Practical, timeless, pithy wisdom drawn from long experience, passed on to us because it is good, and right, and true, and it makes for good people, and good business, and good communities.

And yet, unless I am mistaken, the Book of Proverbs is far from prominent in our churches, in our families, in our personal devotions – perhaps most especially in preaching.

Indeed, in his commentary on the Book of Proverbs, John J. Collins writes, “With the exception of Leviticus, it is doubtful that any biblical book is viewed with less enthusiasm by the preacher.”[2]

But this too is the word of God written, given to us in the same way as the Gospels, and Epistles, and Genesis, and Isaiah, and the Psalms.

The “Introduction to Proverbs” in the NIV Zondervan Study Bible notes that:

Out of his grace, God gave the Mosaic law and the Prophets to his people in order to reveal his will after the fall into original sin in Adam.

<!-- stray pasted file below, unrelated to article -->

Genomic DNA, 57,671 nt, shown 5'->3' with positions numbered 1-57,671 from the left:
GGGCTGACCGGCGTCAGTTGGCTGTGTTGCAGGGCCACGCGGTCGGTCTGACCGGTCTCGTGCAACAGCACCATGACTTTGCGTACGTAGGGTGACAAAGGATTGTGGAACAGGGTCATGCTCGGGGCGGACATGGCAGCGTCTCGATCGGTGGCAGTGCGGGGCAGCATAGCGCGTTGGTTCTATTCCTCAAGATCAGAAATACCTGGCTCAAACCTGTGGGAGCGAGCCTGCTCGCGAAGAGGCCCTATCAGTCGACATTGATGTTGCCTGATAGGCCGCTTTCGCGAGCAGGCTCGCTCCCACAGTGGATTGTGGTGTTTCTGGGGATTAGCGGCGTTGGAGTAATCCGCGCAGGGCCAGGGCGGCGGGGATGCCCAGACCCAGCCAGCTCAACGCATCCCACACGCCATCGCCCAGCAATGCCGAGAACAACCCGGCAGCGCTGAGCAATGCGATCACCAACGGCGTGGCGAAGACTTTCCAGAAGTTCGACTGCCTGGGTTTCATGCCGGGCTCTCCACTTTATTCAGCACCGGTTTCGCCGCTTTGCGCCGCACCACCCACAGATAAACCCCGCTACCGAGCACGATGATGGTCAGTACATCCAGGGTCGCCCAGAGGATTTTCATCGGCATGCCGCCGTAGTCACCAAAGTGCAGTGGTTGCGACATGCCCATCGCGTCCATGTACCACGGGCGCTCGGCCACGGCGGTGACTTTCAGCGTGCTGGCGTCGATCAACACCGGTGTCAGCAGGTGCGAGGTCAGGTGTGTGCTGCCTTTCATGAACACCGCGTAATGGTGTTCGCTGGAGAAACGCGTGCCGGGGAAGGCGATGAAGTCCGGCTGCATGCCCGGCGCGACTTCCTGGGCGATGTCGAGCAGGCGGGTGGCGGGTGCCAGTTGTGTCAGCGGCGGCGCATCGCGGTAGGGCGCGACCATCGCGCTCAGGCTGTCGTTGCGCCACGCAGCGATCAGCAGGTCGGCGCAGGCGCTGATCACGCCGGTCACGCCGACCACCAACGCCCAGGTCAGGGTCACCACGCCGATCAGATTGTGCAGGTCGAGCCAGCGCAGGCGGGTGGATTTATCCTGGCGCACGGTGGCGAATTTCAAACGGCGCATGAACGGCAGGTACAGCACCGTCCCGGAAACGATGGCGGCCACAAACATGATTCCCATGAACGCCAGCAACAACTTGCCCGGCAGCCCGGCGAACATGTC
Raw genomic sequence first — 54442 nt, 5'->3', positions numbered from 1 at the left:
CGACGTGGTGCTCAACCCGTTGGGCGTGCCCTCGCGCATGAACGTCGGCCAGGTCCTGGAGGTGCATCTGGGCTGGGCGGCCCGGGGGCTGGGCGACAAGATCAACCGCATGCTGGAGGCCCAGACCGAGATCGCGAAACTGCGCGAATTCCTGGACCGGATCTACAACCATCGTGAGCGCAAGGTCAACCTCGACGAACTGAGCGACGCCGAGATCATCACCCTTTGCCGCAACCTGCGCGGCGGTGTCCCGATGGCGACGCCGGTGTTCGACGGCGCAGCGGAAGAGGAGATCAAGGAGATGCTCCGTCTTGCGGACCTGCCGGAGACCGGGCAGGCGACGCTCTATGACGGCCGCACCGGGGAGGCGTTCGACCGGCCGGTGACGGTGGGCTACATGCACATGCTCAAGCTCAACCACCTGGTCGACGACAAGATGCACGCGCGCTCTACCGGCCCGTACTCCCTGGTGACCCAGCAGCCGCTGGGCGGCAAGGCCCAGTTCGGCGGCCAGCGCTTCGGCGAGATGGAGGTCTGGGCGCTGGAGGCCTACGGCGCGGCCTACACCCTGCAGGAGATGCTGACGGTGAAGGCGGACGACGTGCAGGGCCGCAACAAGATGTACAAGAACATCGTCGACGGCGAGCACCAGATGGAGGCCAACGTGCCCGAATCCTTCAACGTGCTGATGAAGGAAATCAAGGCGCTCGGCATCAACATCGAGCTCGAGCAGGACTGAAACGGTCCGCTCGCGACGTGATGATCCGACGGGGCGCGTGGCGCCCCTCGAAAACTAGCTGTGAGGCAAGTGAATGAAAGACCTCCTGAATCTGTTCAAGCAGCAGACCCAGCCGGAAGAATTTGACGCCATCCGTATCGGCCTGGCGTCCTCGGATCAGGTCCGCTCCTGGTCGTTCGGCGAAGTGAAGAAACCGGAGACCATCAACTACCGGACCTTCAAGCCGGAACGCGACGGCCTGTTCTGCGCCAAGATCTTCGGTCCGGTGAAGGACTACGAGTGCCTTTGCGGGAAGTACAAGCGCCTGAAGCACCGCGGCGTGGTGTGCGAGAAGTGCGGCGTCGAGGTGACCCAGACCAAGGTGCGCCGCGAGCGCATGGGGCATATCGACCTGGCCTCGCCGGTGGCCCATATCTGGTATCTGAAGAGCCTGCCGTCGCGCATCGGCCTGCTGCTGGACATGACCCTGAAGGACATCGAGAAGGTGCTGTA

But the book of Proverbs takes up those matters that are too fine to be caught in the mesh of the law and too small to be hit by the broadsides of the Prophets.

The proverbs concern themselves with qualities such as honesty, integrity, diligence, kindness, generosity, readiness to forgive, truthfulness, patience, humility, cheerfulness, loyalty, temperance, and self-control.[3]

Like all wisdom literature in the Bible, Proverbs applies its truths to the whole of life, and the whole of humankind. There’s not a lot to be learned about ancient Israel’s worship practices, or history, here.

Proverbs isn’t saying that those things are not important, but that the shaping of one’s character, and the living of a good moral life in response to divine revelation, is of greater worth than external acts.

This is what we find in Proverbs 15:8, “The Lord detests the sacrifice of the wicked, but the prayer of the upright pleases him.” Simple, short, to the point, practical, morally challenging.